H2O: What Parents Need to Know
More than half of children and teens do not drink enough fluids. Deb Lonzer, MD, shares some helpful tips to incorporate and maintain healthy drinking habits so your kids stay hydrated.
By: Deb Lonzer, MD
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More than half of children and teens don’t drink enough fluids — and nearly a quarter do not drink plain water at all, according to a recent Harvard School of Public Health study. But keeping kids hydrated is essential to their health and well-being, especially when they’re active in playing sports or spending time in hot, humid weather.
A: How much water kids should drink depends on their age, weight and physical activity. However, it’s a good rule of thumb: five to 10 8 oz. glasses of water a day puts your child in optimal range for staying hydrated.
A: To remain consistently hydrated, it’s a good idea for your child to drink water in regular intervals versus consuming large quantities all at once.
However, it might not be so obvious for your child that he or she needs water. They should not wait to feel thirst. By the time they’re thirsty, they’re already dehydrated. Dehydration sets in when the fluids lost through breathing, sweating and urination are not adequately replenished.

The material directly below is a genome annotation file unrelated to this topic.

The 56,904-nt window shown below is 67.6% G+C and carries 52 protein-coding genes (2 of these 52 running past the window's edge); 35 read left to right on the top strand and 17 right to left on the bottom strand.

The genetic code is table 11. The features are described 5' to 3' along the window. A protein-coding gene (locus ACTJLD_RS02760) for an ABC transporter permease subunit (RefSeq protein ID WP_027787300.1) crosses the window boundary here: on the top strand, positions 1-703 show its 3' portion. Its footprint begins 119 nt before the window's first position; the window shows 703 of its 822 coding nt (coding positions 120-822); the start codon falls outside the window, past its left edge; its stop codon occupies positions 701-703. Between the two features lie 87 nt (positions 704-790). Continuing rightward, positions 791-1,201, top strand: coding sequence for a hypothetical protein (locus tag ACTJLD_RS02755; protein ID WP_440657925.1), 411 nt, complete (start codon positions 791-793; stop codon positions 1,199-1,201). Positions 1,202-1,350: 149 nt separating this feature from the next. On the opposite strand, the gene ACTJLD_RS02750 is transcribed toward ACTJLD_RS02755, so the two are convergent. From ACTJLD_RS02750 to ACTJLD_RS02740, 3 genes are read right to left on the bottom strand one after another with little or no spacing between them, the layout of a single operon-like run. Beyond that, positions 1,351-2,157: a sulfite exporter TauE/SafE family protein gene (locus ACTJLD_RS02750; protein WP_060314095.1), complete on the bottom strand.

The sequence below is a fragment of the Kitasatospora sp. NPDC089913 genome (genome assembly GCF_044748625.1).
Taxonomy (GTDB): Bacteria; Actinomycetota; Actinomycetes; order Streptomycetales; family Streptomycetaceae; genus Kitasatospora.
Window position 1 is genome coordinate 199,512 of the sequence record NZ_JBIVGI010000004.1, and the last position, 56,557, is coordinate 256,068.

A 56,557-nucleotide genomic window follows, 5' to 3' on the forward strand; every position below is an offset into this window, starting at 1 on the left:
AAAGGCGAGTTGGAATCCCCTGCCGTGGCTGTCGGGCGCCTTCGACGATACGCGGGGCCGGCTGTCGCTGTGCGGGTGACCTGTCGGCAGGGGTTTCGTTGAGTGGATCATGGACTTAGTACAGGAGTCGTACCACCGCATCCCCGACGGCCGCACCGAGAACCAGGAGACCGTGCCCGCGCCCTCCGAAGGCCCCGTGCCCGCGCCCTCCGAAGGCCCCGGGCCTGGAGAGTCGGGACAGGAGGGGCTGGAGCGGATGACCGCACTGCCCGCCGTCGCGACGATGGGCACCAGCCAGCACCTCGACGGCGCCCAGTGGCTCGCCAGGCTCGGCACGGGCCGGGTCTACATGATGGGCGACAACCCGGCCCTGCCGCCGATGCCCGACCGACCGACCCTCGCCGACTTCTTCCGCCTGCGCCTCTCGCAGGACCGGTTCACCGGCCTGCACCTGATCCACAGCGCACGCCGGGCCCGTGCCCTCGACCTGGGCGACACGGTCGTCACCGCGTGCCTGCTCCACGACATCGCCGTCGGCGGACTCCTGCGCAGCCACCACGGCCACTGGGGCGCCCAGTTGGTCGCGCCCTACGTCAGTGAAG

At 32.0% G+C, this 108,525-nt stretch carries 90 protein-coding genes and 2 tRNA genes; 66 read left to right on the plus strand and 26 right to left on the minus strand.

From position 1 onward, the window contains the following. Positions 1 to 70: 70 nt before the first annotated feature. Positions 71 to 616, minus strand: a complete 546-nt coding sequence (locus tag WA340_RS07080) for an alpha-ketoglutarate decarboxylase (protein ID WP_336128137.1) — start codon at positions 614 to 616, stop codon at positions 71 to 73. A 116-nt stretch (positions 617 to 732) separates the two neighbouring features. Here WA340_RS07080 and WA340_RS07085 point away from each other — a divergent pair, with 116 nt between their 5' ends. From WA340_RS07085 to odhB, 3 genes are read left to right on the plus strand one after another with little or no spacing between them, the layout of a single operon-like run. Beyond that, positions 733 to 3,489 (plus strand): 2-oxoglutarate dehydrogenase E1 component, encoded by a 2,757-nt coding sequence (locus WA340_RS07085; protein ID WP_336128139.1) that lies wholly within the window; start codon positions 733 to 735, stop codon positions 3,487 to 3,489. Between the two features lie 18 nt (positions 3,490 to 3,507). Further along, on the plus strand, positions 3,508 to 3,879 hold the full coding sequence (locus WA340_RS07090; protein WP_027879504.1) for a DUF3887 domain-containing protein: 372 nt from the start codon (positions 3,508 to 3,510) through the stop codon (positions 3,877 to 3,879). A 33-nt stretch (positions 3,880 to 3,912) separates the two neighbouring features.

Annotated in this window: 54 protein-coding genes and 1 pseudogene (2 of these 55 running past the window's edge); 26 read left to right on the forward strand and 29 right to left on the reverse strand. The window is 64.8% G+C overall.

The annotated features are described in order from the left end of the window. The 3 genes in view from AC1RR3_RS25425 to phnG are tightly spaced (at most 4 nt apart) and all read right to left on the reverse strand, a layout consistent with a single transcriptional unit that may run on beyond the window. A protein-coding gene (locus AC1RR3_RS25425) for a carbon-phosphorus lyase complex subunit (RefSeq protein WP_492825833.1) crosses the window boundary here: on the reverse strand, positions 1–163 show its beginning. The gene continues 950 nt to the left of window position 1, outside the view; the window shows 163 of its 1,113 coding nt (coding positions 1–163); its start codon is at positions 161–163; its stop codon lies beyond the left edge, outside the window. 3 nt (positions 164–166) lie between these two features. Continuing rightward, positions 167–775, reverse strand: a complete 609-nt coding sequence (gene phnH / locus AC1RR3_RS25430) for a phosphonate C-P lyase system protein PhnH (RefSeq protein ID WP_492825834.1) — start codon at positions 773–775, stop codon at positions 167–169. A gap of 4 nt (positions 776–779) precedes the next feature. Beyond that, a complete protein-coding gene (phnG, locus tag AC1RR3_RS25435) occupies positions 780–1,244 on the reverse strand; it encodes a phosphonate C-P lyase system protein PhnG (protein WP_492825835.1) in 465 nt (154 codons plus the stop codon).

A: Short-term effects include muscle cramping, fatigue, headaches, irritability, poor physical performance and reduced concentration. But there are also long-term effects, such as altered brain development, difficulty thinking clearly, and trouble doing well in school.
A: For long-term health, make drinking water a part of your child’s daily routine so it becomes a natural habit. Follow these 3 tips:
Introduce it early – At six months, give infants water instead of juice to help them grow accustomed to the flavor.
Make it easy – Use reusable water bottles to fill up with tap water throughout the day to easily keep track. (Tap water might be preferable to commercial bottled water in plastics, which contain bacteria.)
Remind your teens – Encourage them to drink 15-20 ounces of water before and after sports and outdoor activities.
A: Drinking water is the very best way to hydrate. While sports drinks can quickly rehydrate and replace electrolytes after rigorous physical activity, they contain sugar which can remove water from the system and should therefore not be a primary source of hydration.
A: Here are a few simple strategies to make water more appealing:
Up the fun factor – Give kids something exciting to drink out of (think: curly straws, reusable bottles with their favorite characters).
Add natural sweetness – Try tossing in apples, strawberries or lemons for a variety of flavors.
A: When it comes down to it, encourage kids to drink the water that is available to them. Water fountains seem to have gone out of favor, but we have to remember they’re there for a reason.